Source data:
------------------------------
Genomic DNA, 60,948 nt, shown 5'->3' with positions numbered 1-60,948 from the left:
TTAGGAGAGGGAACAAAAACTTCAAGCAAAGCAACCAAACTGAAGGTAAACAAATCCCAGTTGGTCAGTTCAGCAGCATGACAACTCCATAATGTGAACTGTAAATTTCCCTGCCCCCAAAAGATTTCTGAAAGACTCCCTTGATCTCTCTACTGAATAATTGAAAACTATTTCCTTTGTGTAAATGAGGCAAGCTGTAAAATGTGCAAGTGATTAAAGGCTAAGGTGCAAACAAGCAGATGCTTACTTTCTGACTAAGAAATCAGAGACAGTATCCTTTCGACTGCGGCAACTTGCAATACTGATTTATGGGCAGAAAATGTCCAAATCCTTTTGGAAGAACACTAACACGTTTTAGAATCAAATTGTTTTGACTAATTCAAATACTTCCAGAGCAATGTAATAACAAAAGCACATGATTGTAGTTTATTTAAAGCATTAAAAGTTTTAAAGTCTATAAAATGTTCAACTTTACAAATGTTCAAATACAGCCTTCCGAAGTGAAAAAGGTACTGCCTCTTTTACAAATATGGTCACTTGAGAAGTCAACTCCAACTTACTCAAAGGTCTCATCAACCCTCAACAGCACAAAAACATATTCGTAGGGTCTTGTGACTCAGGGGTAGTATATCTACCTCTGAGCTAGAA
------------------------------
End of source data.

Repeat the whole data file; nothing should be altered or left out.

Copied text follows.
Genomic DNA, 60,948 nt, shown 5'->3' with positions numbered 1-60,948 from the left:
TTAGGAGAGGGAACAAAAACTTCAAGCAAAGCAACCAAACTGAAGGTAAACAAATCCCAGTTGGTCAGTTCAGCAGCATGACAACTCCATAATGTGAACTGTAAATTTCCCTGCCCCCAAAAGATTTCTGAAAGACTCCCTTGATCTCTCTACTGAATAATTGAAAACTATTTCCTTTGTGTAAATGAGGCAAGCTGTAAAATGTGCAAGTGATTAAAGGCTAAGGTGCAAACAAGCAGATGCTTACTTTCTGACTAAGAAATCAGAGACAGTATCCTTTCGACTGCGGCAACTTGCAATACTGATTTATGGGCAGAAAATGTCCAAATCCTTTTGGAAGAACACTAACACGTTTTAGAATCAAATTGTTTTGACTAATTCAAATACTTCCAGAGCAATGTAATAACAAAAGCACATGATTGTAGTTTATTTAAAGCATTAAAAGTTTTAAAGTCTATAAAATGTTCAACTTTACAAATGTTCAAATACAGCCTTCCGAAGTGAAAAAGGTACTGCCTCTTTTACAAATATGGTCACTTGAGAAGTCAACTCCAACTTACTCAAAGGTCTCATCAACCCTCAACAGCACAAAAACATATTCGTAGGGTCTTGTGACTCAGGGGTAGTATATCTACCTCTGAGCTAGAA